Those who keep returning to measure, survey, photograph and examine the mysterious structure known as the Hanging Flume call it “flume fever.” The afflicted wake in the middle of the night to puzzle over how enterprising but misguided gold seekers pinned a 10-mile-long wooden water chute to a sheer cliff to create a hydraulic gold separator.

Our Hanging Flume investigative team this year: Kent Diebolt, Donn Hewes, Keith Luscinski, and Kevin Dalton

Previous preservation efforts on the Flume identified the need for additional investigative work to better understand the diverse construction, innovative engineering, and significance of the Flume to mining history in Colorado.

The red sandstone cliffs of the Dolores and the San Miguel Rivers are the site of one of the longest and most intriguing heritage sites in Colorado: running parallel to the Unaweep-Tabeguache Scenic Byway, this storied and iconic western slope structure has awed international travelers and regional passersby for decades. Sparking such questions as, “What was it for?” “How long did it take to build?” “Who built it?” “And how?” Years of research by local residents, BLM archeologists, and national specialists have provided many conclusive answers however answers to the question of the flume’s construction have remained speculative at best, until now. From April 26 –May 5th Anthony & Associates, Vertical Access and Alpine Archaeological Consultants will be completing Phase Three of an Archaeological Survey funded by History Colorado and the State of Colorado Div. of Reclamation, Mining & Safety The team of experts will conduct investigation of construction methodology at approximate six drop locations.

Project Manager Ron Anthony, of Anthony & Associates, a wood scientist from Fort Collins, CO, believes the technical questions about the flume’s construction methods will be best answered with careful research and investigation.

“Construction of the Hanging Flume in the 1880s was accomplished in a time and place that we can barely imagine,” Anthony says, “It would be selfish and irresponsible to allow these construction, engineering and human achievements to vanish without doing our best to make them available for future generations.”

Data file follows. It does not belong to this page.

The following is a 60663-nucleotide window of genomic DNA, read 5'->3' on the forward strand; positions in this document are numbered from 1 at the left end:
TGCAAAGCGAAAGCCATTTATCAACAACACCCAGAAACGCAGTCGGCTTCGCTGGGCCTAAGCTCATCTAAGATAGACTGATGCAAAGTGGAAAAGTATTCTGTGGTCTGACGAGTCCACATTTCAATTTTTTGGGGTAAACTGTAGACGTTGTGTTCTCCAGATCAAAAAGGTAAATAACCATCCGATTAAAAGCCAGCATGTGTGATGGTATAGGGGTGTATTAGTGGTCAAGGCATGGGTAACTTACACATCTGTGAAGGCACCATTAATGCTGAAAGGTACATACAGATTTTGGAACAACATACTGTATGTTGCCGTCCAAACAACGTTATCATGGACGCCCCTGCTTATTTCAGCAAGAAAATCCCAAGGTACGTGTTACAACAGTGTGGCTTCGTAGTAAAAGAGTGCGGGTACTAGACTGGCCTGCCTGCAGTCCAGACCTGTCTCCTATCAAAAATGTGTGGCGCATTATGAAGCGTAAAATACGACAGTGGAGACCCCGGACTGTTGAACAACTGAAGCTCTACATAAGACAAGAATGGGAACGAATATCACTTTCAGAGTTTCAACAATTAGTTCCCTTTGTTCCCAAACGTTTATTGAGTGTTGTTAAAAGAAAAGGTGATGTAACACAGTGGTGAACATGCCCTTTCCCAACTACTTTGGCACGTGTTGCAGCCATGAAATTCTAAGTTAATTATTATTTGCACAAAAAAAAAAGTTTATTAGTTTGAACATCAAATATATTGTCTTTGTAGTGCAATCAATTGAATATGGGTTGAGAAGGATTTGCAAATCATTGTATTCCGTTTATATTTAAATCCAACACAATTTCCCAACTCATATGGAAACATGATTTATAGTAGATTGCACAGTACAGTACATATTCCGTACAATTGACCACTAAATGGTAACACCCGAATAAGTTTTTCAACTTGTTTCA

The flume carried 80-million gallons of water in a 24-hour period to the hydraulic mining operations of the Montrose Placer Mining Company. Taking 3 years and 25 local men to complete, the water was used to provide hydraulic power to separate gold from alluvial rock deposits which originated in the San Juan Mountains before being deposited along the Dolores and San Miguel Rivers. “We know what they built; we just don’t know how they built it and to our knowledge, the construction technology was not documented. Over 100 years have past since its construction and the flume is showing its age.”

In 2006 the Hanging Flume made the World Monument Watch list of 100 Most Endangered Sites. Since that time, the BLM has developed partnerships with the National Trust for Historic Preservation, Colorado Preservation, Inc., the Unaweep-Tabeguache Scenic Byway Association, the Interpretive Association of Western Colorado, History Colorado and Colorado Div. of Reclamation, Mining & Safety to help determine how best this unique western slope artifact can be preserved for public education and historic interpretation for future generations.

For more information about the Historic Hanging Flume project please contact Chris Miller, Executive Director, Interpretive Association of Western Colorado at 970-874-6695 or visit www.hangingflume.org

(This story was circulated as a press release on April 20, 2017, and published in the San Miguel Basin Forum).

For more on the hanging flume check out the Unaweep-Tabeguache Scenic Byway Association video here or read some collected musings about our flume fever since 2004.